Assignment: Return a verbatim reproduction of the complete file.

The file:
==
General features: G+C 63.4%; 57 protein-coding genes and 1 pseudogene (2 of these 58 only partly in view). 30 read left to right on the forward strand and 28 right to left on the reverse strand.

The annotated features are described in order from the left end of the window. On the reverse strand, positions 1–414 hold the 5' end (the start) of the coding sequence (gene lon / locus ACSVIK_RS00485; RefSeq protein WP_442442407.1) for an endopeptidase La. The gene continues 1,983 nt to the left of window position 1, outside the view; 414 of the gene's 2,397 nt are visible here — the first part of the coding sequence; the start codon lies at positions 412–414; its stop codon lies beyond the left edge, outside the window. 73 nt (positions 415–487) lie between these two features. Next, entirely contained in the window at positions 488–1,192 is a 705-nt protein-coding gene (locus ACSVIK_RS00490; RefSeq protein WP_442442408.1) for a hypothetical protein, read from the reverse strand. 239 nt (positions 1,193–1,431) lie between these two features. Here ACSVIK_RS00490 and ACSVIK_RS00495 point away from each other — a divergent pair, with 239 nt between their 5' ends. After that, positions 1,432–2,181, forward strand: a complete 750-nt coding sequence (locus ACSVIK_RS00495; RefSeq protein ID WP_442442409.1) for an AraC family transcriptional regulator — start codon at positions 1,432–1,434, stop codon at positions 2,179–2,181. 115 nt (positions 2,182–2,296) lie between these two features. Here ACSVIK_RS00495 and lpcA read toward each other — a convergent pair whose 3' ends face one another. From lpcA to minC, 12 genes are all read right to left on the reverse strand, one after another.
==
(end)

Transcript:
General features: G+C 63.4%; 57 protein-coding genes and 1 pseudogene (2 of these 58 only partly in view). 30 read left to right on the forward strand and 28 right to left on the reverse strand.

The annotated features are described in order from the left end of the window. On the reverse strand, positions 1–414 hold the 5' end (the start) of the coding sequence (gene lon / locus ACSVIK_RS00485; RefSeq protein WP_442442407.1) for an endopeptidase La. The gene continues 1,983 nt to the left of window position 1, outside the view; 414 of the gene's 2,397 nt are visible here — the first part of the coding sequence; the start codon lies at positions 412–414; its stop codon lies beyond the left edge, outside the window. 73 nt (positions 415–487) lie between these two features. Next, entirely contained in the window at positions 488–1,192 is a 705-nt protein-coding gene (locus ACSVIK_RS00490; RefSeq protein WP_442442408.1) for a hypothetical protein, read from the reverse strand. 239 nt (positions 1,193–1,431) lie between these two features. Here ACSVIK_RS00490 and ACSVIK_RS00495 point away from each other — a divergent pair, with 239 nt between their 5' ends. After that, positions 1,432–2,181, forward strand: a complete 750-nt coding sequence (locus ACSVIK_RS00495; RefSeq protein ID WP_442442409.1) for an AraC family transcriptional regulator — start codon at positions 1,432–1,434, stop codon at positions 2,179–2,181. 115 nt (positions 2,182–2,296) lie between these two features. Here ACSVIK_RS00495 and lpcA read toward each other — a convergent pair whose 3' ends face one another. From lpcA to minC, 12 genes are all read right to left on the reverse strand, one after another.